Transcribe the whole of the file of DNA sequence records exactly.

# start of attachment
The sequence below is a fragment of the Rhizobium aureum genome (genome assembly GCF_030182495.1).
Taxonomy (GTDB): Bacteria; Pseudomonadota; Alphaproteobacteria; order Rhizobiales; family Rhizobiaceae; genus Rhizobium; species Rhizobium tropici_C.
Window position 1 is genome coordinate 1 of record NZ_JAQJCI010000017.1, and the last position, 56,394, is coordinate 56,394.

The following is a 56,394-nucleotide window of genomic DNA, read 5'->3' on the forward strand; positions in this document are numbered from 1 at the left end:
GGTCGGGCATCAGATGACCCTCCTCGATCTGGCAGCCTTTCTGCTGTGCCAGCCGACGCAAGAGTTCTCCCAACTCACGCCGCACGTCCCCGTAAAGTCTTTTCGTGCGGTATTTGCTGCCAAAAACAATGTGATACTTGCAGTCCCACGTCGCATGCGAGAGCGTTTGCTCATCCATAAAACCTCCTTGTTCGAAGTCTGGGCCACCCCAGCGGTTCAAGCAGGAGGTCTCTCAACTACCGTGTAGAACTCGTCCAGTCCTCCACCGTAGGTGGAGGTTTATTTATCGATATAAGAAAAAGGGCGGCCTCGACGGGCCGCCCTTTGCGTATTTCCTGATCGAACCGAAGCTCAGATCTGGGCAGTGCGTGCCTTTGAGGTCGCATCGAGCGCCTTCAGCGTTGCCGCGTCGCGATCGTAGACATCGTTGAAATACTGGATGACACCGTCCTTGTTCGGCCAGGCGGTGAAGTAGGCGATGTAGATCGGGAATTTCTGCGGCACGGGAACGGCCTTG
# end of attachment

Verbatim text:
The sequence below is a fragment of the Rhizobium aureum genome (genome assembly GCF_030182495.1).
Taxonomy (GTDB): Bacteria; Pseudomonadota; Alphaproteobacteria; order Rhizobiales; family Rhizobiaceae; genus Rhizobium; species Rhizobium tropici_C.
Window position 1 is genome coordinate 1 of record NZ_JAQJCI010000017.1, and the last position, 56,394, is coordinate 56,394.

The following is a 56,394-nucleotide window of genomic DNA, read 5'->3' on the forward strand; positions in this document are numbered from 1 at the left end:
GGTCGGGCATCAGATGACCCTCCTCGATCTGGCAGCCTTTCTGCTGTGCCAGCCGACGCAAGAGTTCTCCCAACTCACGCCGCACGTCCCCGTAAAGTCTTTTCGTGCGGTATTTGCTGCCAAAAACAATGTGATACTTGCAGTCCCACGTCGCATGCGAGAGCGTTTGCTCATCCATAAAACCTCCTTGTTCGAAGTCTGGGCCACCCCAGCGGTTCAAGCAGGAGGTCTCTCAACTACCGTGTAGAACTCGTCCAGTCCTCCACCGTAGGTGGAGGTTTATTTATCGATATAAGAAAAAGGGCGGCCTCGACGGGCCGCCCTTTGCGTATTTCCTGATCGAACCGAAGCTCAGATCTGGGCAGTGCGTGCCTTTGAGGTCGCATCGAGCGCCTTCAGCGTTGCCGCGTCGCGATCGTAGACATCGTTGAAATACTGGATGACACCGTCCTTGTTCGGCCAGGCGGTGAAGTAGGCGATGTAGATCGGGAATTTCTGCGGCACGGGAACGGCCTTG